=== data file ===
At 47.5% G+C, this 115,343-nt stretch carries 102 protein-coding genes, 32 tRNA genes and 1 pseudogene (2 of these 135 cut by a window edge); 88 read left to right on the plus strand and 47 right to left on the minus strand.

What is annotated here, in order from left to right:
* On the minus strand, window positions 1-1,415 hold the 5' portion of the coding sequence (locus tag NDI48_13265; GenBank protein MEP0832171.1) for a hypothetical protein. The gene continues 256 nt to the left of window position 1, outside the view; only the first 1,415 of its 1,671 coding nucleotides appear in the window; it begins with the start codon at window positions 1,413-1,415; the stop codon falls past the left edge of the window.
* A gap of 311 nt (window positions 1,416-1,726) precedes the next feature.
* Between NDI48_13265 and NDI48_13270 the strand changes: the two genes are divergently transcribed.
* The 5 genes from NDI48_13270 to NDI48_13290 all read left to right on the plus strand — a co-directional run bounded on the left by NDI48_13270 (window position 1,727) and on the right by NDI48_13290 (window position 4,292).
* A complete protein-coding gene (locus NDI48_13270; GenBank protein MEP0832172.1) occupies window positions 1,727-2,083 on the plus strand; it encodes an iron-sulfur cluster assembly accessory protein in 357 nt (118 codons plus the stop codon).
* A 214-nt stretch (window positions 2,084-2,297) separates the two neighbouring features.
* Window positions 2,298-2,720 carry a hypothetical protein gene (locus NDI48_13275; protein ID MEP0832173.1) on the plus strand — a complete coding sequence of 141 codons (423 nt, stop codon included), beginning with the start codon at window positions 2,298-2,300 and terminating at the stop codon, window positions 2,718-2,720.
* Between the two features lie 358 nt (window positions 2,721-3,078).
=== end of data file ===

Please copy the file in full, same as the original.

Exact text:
At 47.5% G+C, this 115,343-nt stretch carries 102 protein-coding genes, 32 tRNA genes and 1 pseudogene (2 of these 135 cut by a window edge); 88 read left to right on the plus strand and 47 right to left on the minus strand.

What is annotated here, in order from left to right:
* On the minus strand, window positions 1-1,415 hold the 5' portion of the coding sequence (locus tag NDI48_13265; GenBank protein MEP0832171.1) for a hypothetical protein. The gene continues 256 nt to the left of window position 1, outside the view; only the first 1,415 of its 1,671 coding nucleotides appear in the window; it begins with the start codon at window positions 1,413-1,415; the stop codon falls past the left edge of the window.
* A gap of 311 nt (window positions 1,416-1,726) precedes the next feature.
* Between NDI48_13265 and NDI48_13270 the strand changes: the two genes are divergently transcribed.
* The 5 genes from NDI48_13270 to NDI48_13290 all read left to right on the plus strand — a co-directional run bounded on the left by NDI48_13270 (window position 1,727) and on the right by NDI48_13290 (window position 4,292).
* A complete protein-coding gene (locus NDI48_13270; GenBank protein MEP0832172.1) occupies window positions 1,727-2,083 on the plus strand; it encodes an iron-sulfur cluster assembly accessory protein in 357 nt (118 codons plus the stop codon).
* A 214-nt stretch (window positions 2,084-2,297) separates the two neighbouring features.
* Window positions 2,298-2,720 carry a hypothetical protein gene (locus NDI48_13275; protein ID MEP0832173.1) on the plus strand — a complete coding sequence of 141 codons (423 nt, stop codon included), beginning with the start codon at window positions 2,298-2,300 and terminating at the stop codon, window positions 2,718-2,720.
* Between the two features lie 358 nt (window positions 2,721-3,078).